• [0013]
    The control and evaluation device is preferably arranged for the purpose of regulating the heating power of the first heating device so that the temperature of the first temperature detector exceeds the ambient temperature by a predefined value. The control and evaluation device can also be arranged for the purpose of regulating the heating power of the second heating device so that the temperature of the second temperature detector exceeds the ambient temperature by a predefined value. Thus, for example, the temperature of the first heating device and the second heating device can be kept at 50 K above the ambient temperature through controlling of the respective heating powers. The instantaneous heating power is then a direct measure of the amount of heat removed from the flow sensor by the fluid per unit of time, or rather, of the amount of heat transferred away through thermal conduction per unit of time in the thermal-conductivity measuring cell.
  • [0014]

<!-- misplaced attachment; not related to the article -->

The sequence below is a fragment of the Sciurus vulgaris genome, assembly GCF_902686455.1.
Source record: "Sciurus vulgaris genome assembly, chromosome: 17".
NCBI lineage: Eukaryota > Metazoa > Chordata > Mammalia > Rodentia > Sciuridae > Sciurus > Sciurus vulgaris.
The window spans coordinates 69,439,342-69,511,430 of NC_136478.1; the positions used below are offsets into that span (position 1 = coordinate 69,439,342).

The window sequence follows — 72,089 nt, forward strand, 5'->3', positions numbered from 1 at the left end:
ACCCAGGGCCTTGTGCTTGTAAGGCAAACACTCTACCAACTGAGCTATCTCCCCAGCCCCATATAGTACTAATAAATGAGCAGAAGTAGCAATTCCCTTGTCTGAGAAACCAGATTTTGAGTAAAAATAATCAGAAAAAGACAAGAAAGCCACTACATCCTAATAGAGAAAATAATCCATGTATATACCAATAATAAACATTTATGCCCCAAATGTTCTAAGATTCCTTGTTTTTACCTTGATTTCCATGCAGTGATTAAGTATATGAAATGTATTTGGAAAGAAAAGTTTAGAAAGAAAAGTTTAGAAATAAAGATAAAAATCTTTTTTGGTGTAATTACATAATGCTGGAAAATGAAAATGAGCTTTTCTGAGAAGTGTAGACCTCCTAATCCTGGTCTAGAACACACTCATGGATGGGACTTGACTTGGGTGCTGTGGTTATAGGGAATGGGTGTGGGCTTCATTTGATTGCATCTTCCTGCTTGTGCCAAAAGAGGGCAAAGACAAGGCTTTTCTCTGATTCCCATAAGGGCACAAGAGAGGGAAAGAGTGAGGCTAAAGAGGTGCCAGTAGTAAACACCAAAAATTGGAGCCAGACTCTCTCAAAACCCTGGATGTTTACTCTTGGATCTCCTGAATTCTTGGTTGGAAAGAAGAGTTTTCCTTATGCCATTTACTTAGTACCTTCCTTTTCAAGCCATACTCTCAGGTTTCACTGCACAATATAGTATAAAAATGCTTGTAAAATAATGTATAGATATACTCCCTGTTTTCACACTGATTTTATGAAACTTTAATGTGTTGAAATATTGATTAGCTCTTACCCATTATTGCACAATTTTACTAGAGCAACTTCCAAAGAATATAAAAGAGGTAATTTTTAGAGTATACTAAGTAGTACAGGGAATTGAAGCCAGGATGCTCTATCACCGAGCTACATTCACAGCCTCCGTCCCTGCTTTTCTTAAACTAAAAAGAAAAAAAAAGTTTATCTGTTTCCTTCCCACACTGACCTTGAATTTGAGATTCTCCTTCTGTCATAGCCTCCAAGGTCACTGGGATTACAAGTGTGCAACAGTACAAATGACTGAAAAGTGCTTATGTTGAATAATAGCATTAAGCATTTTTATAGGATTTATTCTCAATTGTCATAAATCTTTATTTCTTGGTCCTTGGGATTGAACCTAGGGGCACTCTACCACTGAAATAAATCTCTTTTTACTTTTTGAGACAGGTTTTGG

In a preferred embodiment, the measuring-cell casing comprises a porous sintered body which is permeable to the fluid. The sintered body thus forms many small openings through which the fluid, from a region in which it may be flowing at high velocity, can enter the interior of the measuring-cell casing where it must not flow, since otherwise the measurement of the thermal conductivity would be falsified by a convection component. The measuring-cell casing preferably comprises a further opening at a distance from the sintered body. The measuring-cell casing can be of a cylindrical basic shape, the sintered body being disposed at an end, the further opening on the circumferential surface of the basic cylindrical shape and the second heating device and the second temperature detector in the region around the longitudinal axis of the basic cylindrical shape. In the case of such an arrangement, the fluid flowing past the further opening, outside the measuring-cell casing, produces within the measuring-cell casing a negative pressure which draws fluid into the measuring-cell casing through the sintered body. This ensures that the fluid is continuously replaced from the measuring-cell casing without disturbing convection movements and therefore corresponds, in respect of its composition, to the fluid flowing past the flow sensor.